Category Archives: language

Covid-19 Rap

Here I leave you the song I made with Lucas:

You don’t have to panic, you should stay at home, don’t be scared, cause you’re not in this alone. Don’t feel like you are locked up in a dome, to cheer up you could watch funny videos on google chrome. You should be careful, but this ain’t a nuclear bomb, wash your hands until they start to make some foam. If you feel inspired you may want to write a poem. If you don’t feel like your own, feel free to call somebody with your phone.  Go to the grocery store and grab things that are delicious, if someone coughs, do be suspicious, because this virus is malicious, grab fruit, that’s very nutritious, be very ambitious

Reflection on Online School

In my opinion normal school is much better because right now everyone is giving us way more work to do than per usual, and my eyes hurt at the end of the day because of staring at a screen for 8 hours. What I like about virtual learning is that I can wake up later than I used to, I can be in class with my pajamas on, or I can work from my bed. another cool thing is that on breaks I can play with my playstation. All in all, not that bad of an experience but at times it can be very hard.

The Boy Who Harnessed The Wind

  • The meaning of the word “harness” is to tame.


  • William Kamkwamba is a kid who lived in a very poor country in Africa called Malawi and built a windmill that harnessed the wind and powered the water pump to give water to the people.
  • Malawi was a poor African country that was poor. The people there earn their money by working on the tobacco harvesting business.

    • He harnessed the electric wind by building a windmill. The elements that he needed were, a dynamo, blades, wood, metal. The knowledge that he needed to do it was how to use the dynamo, where to place the windmill, and how to build it.
    • Famine: Extreme scarcity of food in one country. Starvation: To don’t have any food and be extremely hungry. Both of these things were happening in the story.
    • I can connect this quote with William’s attitude because he was always determined and never gave up.



  • The Boy That Harnessed The Wind



       A 13 year-old kid did what seemed the impossible, he saved his village from starvation.

       William Kamkwamba was a teen who lived in the village of Malawi with his father, mother, sister and his baby brother. William’s family were very poor and his father worked in the tobacco fields. Their main food was corn. They kept the corn in a shed that lasted for the year. One day people in the village got paid 2000 kwachas to the people who signed a form agreeing to cut the trees. The trees were cut, and when it rained, the fields flooded. William had the great idea to build a windmill using dynamo, a bike and a lot of wiring. At first, his father did not approve of his idea but a few days later he put his belief in William and gave him his bike. William started working, and eventually he finished. To the whole village’s surprise, it worked, the windmill William built on his own worked. The windmill harnessed the wind and produced electricity. The water pump started working, and it pumped more water than ever before.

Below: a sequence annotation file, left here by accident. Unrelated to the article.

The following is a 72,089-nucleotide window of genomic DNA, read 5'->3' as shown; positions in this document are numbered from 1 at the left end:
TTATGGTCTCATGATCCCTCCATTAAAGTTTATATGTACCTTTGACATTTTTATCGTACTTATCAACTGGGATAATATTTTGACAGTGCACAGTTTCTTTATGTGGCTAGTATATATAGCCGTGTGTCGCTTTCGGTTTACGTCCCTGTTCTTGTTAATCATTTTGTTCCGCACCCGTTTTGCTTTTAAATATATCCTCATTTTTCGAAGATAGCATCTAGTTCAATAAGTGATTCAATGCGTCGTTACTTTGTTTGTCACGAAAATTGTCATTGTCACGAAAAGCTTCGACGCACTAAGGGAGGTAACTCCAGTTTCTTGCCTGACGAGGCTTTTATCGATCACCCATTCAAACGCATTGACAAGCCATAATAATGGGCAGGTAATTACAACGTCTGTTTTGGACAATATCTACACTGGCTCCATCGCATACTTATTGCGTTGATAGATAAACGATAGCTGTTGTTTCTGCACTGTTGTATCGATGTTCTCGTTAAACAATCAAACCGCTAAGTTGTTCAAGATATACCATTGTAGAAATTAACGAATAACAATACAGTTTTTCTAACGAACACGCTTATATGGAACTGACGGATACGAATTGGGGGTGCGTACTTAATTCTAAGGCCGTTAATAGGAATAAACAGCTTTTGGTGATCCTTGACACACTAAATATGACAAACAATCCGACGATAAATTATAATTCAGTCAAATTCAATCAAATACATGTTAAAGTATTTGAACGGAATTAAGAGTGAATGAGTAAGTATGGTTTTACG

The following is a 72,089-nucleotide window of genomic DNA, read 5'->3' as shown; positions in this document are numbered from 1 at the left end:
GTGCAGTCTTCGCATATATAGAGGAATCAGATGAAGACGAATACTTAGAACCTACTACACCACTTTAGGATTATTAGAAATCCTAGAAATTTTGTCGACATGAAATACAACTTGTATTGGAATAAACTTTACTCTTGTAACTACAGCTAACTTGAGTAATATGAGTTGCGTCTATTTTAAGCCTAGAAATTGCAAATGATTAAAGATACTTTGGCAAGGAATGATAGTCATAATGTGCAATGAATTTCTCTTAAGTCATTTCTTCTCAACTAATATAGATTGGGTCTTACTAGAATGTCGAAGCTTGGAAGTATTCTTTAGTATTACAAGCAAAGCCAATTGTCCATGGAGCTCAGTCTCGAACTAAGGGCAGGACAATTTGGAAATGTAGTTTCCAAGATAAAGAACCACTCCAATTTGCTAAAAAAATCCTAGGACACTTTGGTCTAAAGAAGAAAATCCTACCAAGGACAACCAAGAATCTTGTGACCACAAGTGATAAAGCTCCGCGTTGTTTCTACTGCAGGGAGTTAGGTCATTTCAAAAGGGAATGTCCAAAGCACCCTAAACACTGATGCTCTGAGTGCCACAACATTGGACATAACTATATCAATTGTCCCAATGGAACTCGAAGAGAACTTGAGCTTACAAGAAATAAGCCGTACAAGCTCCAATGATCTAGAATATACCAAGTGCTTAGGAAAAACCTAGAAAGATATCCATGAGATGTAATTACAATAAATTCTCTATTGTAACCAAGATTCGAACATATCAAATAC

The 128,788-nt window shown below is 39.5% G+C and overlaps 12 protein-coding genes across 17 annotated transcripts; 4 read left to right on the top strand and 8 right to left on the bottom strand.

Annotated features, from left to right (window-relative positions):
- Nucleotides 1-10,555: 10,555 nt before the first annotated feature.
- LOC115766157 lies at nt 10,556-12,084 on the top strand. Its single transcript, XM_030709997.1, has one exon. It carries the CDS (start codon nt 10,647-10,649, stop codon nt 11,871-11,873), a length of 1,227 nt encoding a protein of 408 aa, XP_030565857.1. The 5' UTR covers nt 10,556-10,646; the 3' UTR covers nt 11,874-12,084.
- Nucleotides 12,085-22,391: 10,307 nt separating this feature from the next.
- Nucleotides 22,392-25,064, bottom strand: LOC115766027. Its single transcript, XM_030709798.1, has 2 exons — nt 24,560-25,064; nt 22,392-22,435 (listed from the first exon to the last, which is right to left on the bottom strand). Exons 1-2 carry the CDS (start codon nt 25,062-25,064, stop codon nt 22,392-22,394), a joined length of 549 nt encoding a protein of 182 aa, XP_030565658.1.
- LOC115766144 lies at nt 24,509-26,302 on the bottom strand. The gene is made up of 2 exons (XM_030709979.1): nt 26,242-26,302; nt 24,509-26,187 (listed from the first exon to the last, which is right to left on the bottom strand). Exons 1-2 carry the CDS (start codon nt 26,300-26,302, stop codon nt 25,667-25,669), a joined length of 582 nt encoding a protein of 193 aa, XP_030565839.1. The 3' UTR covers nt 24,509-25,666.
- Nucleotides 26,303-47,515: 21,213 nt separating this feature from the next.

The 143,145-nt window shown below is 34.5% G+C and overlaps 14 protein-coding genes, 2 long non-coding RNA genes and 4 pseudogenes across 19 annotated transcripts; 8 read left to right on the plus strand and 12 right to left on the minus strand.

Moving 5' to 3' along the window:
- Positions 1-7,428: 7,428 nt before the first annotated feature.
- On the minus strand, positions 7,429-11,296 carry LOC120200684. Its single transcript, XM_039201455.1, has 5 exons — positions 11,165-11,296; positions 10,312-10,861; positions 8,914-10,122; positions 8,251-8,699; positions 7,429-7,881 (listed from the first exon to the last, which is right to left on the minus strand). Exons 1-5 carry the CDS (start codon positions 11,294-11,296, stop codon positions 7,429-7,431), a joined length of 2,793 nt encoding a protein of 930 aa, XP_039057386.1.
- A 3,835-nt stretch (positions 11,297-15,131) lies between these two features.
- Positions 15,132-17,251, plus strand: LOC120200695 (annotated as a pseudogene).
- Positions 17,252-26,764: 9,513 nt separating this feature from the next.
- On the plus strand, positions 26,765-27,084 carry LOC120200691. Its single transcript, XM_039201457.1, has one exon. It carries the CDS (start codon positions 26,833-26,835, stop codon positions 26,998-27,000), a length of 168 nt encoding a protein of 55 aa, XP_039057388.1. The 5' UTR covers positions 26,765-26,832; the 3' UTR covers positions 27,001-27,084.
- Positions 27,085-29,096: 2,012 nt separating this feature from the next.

William Kamkwamba saved his village from starvation, and even death.


War Article

This is a cold war article.

The cold war of poisonous Soviet-American feelings, of domestic political hysteria, of events enlarged and distorted by East-West confrontation, of almost perpetual diplomatic deadlock is over.

The we-they world that emerged after 1945 is giving way to the more traditional struggles of great powers. That contest is more manageable. It permits serious negotiations. It creates new possibilities – for cooperation in combating terrorism, the spread of chemical weapons and common threats to the environment, and for shaping a less violent world.

True, Europe remains torn in two; but the place where four decades of hostility began is mending and changing in complicated patterns. True, two enormous military machines still face each other around the world; but both sides are searching for ways to reduce the burdens and risks. Values continue to clash, but less profoundly as Soviet citizens start to partake in freedoms.

The experts who contributed to a two-month series on the Op-Ed page called ”Is the Cold War Over?” agreed, with variations in emphasis and definition, that Soviet-American relations are entering a new era. They differed over whether Mikhail Gorbachev can last and whether his policies can outlast him, and over how much the West can or should do to help him and what to ask in return. But these questions are the stuff of genuine policy debate, not grist for old ideological diatribes.

In his four years of power, what has Mikhail Gorbachev done to bring about this reconsideration of the cold war?

Words that I didn’t know:

Perpetual : continuing or enduring forever.

Deadlock: a state in which progress is impossible, as in a dispute, produced by the counteraction of opposing forces.

Diplomatic: engaged in diplomacy.

Mend: to repair something that is broken.

Mikhail Gorbachev: Soviet political leader: generalsecretary of the Communist Party 1985–91; president of the Soviet Union 1988–1991

Grist: grain to be ground.

Diatribe: a bitter, sharply abusive denunciation, attack,or criticism